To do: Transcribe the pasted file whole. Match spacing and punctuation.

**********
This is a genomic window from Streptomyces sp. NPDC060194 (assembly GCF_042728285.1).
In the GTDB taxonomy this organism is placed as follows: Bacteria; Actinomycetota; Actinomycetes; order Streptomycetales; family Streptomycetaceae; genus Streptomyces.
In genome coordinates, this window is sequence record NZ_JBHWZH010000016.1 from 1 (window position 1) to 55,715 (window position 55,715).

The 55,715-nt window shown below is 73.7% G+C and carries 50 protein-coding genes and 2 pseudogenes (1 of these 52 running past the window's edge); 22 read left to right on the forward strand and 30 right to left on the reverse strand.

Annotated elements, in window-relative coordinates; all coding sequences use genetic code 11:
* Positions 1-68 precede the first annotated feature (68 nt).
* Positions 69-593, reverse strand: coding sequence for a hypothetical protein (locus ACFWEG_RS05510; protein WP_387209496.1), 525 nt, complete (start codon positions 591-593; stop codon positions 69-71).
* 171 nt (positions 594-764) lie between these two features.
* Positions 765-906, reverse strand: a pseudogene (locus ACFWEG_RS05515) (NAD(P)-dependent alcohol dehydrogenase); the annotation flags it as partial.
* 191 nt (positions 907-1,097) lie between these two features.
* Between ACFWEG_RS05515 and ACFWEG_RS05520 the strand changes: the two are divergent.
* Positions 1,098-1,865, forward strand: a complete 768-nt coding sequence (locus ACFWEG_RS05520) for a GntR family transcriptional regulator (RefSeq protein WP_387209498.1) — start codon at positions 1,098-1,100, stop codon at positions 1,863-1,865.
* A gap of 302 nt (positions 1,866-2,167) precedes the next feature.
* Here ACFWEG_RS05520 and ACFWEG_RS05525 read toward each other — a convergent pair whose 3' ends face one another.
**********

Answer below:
This is a genomic window from Streptomyces sp. NPDC060194 (assembly GCF_042728285.1).
In the GTDB taxonomy this organism is placed as follows: Bacteria; Actinomycetota; Actinomycetes; order Streptomycetales; family Streptomycetaceae; genus Streptomyces.
In genome coordinates, this window is sequence record NZ_JBHWZH010000016.1 from 1 (window position 1) to 55,715 (window position 55,715).

The 55,715-nt window shown below is 73.7% G+C and carries 50 protein-coding genes and 2 pseudogenes (1 of these 52 running past the window's edge); 22 read left to right on the forward strand and 30 right to left on the reverse strand.

Annotated elements, in window-relative coordinates; all coding sequences use genetic code 11:
* Positions 1-68 precede the first annotated feature (68 nt).
* Positions 69-593, reverse strand: coding sequence for a hypothetical protein (locus ACFWEG_RS05510; protein WP_387209496.1), 525 nt, complete (start codon positions 591-593; stop codon positions 69-71).
* 171 nt (positions 594-764) lie between these two features.
* Positions 765-906, reverse strand: a pseudogene (locus ACFWEG_RS05515) (NAD(P)-dependent alcohol dehydrogenase); the annotation flags it as partial.
* 191 nt (positions 907-1,097) lie between these two features.
* Between ACFWEG_RS05515 and ACFWEG_RS05520 the strand changes: the two are divergent.
* Positions 1,098-1,865, forward strand: a complete 768-nt coding sequence (locus ACFWEG_RS05520) for a GntR family transcriptional regulator (RefSeq protein WP_387209498.1) — start codon at positions 1,098-1,100, stop codon at positions 1,863-1,865.
* A gap of 302 nt (positions 1,866-2,167) precedes the next feature.
* Here ACFWEG_RS05520 and ACFWEG_RS05525 read toward each other — a convergent pair whose 3' ends face one another.